The site UAP Theory has put forward a (very) lengthy examination of how the Unidentified Aerial Phenomenon observed by so many people from Top Gun pilots to bus drivers manage to do things that, frankly, shouldn’t be possible. Lue Elizondo has referred to them as some of the five (now six) observables. But is there one sweeping theory that could account for all of them? UAP Theory thinks they have the answer and a plausible scientific analysis to back it up.
If you click through on the link above you can read the entire thing, but be prepared to put your thinking cap on. As I already mentioned, it’s a very lengthy piece that’s very heavy on the science. If you don’t hold advanced degrees in physics and quantum mechanics (for full disclosure, I have neither) it may prove daunting, but the authors do a salable job of trying to present it in a way that’s digestible by the layman.
The mind-bending capabilities of at least some UAP that have been observed (more on that in a bit) fall into a few categories. These include incomprehensible acceleration, non-ballistic motion (e.g. right-angle turns), transmedium travel, turning invisible, changing shape, and the ability to “fly” without any visible flight surfaces, rotors, exhaust ports, or anything else we typically view as requirements for producing lift.
The UAP don’t actually experience any sort of acceleration nor the effects of inertia.
To accomplish all of this, the authors posit that the UAP must have an “engine” (for lack of a better term) capable of harnessing quantum gravity to create local distortions in the spacetime surrounding them to produce geodesics along which they move acceleration-free. In other words, the UAP don’t actually experience any sort of acceleration nor the effects of inertia. They are actually “falling” through distortions in space-time, avoiding all of the messiness of gravity and the friction associated with blasting through water or air.
This is somewhat different from other theories that have been offered. Some have suggested that UAP are able to engage in a form of “quantum tunneling,” allowing them to go from point A to point B instantaneously without all the mucking about of passing through all of the points in between. This concept is something different.
To make their point, the authors walk through a couple of the best videos of UAP currently available. One is the incredible footage from the 2013 sighting at Rafael Hernández International Airport in Aguadilla, Puerto Rico. The other is one of the FLIR videos from the 2004 Nimitz encounter. On display are most of the observables I mentioned above.
The proposed space-time warping engine would, among other things, produce gravitational lensing, bending the light around the objects and leading to visual observations suggesting they were changing shape or even “cloaking” to become invisible. The same applies for the craft being able to go from the air into the water and back again without losing speed or creating a splash. In the air, it might explain the lack of a sonic boom when they achieve incredible speeds and seemingly instantaneous acceleration.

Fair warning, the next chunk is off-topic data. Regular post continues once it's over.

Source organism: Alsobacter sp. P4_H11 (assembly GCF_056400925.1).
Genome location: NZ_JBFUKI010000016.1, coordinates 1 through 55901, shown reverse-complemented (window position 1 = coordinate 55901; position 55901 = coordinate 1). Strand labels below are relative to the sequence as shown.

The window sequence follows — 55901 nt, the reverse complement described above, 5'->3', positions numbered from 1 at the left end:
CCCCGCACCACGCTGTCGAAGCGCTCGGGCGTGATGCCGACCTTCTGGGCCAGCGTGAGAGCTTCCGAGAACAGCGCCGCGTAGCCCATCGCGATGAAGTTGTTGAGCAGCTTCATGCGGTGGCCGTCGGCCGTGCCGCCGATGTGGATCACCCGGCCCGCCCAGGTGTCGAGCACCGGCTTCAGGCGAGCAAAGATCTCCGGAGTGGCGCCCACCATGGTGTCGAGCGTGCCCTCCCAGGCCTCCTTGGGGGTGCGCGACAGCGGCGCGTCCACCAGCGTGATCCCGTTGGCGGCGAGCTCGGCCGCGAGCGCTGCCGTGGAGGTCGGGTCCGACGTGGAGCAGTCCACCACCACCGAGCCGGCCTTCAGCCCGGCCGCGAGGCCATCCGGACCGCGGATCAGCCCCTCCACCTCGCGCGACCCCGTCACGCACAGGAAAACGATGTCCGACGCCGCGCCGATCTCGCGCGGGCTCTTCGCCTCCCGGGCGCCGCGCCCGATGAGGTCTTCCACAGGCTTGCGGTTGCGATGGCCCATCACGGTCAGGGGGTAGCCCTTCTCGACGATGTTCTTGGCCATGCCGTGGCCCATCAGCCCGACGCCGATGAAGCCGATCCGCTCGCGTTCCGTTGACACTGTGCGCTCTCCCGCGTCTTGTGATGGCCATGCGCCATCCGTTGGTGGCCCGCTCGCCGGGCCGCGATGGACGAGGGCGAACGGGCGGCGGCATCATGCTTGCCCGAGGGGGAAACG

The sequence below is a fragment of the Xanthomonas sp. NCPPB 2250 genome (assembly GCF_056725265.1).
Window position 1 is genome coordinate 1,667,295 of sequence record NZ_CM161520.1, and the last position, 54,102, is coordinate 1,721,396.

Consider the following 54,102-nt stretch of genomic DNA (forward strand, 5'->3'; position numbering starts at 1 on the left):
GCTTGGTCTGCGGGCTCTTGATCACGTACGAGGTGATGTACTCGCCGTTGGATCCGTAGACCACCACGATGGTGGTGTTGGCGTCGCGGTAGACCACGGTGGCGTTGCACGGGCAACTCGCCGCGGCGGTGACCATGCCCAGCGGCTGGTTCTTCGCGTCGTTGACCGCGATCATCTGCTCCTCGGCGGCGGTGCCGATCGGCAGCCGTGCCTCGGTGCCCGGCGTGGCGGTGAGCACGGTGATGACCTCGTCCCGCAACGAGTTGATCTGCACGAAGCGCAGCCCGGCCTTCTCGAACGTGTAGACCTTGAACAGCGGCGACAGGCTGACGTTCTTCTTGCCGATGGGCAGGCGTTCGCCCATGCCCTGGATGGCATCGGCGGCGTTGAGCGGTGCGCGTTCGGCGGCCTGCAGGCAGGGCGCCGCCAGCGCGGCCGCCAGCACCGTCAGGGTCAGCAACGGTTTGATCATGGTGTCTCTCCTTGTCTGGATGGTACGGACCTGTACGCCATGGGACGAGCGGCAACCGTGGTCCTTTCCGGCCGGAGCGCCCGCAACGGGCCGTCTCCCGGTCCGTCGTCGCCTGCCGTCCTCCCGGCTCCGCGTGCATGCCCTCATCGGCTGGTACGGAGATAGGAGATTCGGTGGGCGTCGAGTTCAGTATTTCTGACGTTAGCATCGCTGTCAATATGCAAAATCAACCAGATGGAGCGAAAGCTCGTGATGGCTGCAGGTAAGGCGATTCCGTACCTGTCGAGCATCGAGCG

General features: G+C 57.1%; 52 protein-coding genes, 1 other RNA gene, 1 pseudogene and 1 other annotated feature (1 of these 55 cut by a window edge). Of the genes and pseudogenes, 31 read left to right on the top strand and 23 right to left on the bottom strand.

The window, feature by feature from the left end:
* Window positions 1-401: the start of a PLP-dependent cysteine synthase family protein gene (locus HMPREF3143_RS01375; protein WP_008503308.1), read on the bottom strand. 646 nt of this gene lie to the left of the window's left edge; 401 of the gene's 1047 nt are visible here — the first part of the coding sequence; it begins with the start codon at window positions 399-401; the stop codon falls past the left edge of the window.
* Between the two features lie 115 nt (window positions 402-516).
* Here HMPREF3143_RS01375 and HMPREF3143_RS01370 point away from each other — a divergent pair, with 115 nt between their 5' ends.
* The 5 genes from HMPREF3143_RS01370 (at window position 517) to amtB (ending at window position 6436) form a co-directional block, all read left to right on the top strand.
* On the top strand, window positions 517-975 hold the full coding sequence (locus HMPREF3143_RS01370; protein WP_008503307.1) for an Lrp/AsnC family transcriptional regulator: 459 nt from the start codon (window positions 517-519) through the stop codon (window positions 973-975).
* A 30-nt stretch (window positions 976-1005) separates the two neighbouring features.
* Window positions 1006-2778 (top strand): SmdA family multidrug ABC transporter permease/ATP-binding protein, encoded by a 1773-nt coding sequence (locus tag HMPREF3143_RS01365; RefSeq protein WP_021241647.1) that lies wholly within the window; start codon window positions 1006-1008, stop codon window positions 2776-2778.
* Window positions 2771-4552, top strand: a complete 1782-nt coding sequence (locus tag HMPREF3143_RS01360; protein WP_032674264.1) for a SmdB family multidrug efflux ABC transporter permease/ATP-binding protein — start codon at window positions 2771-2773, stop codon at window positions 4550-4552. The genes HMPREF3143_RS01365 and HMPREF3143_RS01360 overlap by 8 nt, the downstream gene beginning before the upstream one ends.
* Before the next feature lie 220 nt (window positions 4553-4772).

Speaking strictly as a layman, there are still some questions remaining that I will attempt to pose for the authors and hopefully follow up on here at some point. One of the first is the issue of gravitational lensing. We know that this is a real effect that’s regularly observed by astronomers. But it’s generally caused by galaxies and black holes or, to a lesser degree, at least stars. If there were something the size of a bus causing gravitation lensing from a few hundred yards away, wouldn’t the object be causing a lot more disruption? Perhaps not if the hypothetical “engine” can localize the effect in some manner we can’t imagine.
Another question, at least for me, arises from the fact that the “cloaking” allowed by lensing clearly stops at some point, otherwise we wouldn’t have the videos referenced above. Once you turn off the space-time distortion effect, would you not also lose your source of “propulsion” (i.e. falling through the distortion) and succumb to the influence of gravity, having no other means of producing lift?
Once you turn off the space-time distortion effect, would you not also lose your source of “propulsion” and succumb to the influence of gravity?
And finally, some of the reported UAP sightings demonstrate these observables, but not all. The notorious orbs and “tic-tacs” do, but many other shapes and sizes of craft are regularly reported. This explanation would not, for example, account for the performance of the vehicle reported in 1964 by Lonnie Zamora. Are we to assume that all of the historical sightings not displaying the capabilities under discussion were all hoaxes or misidentifications? Or are there perhaps multiple sources for UAPs that don’t all operate with this type of space-time disrupting technology?
It’s all fascinating and the explanations offered are, I fully admit, both compelling and persuasive. But at the end of the day, this remains yet another theory, albeit an initially compelling one. Until we actually get our hands on one and start trying to pick apart the technology, we’re still left with a plethora of questions and a paucity of answers.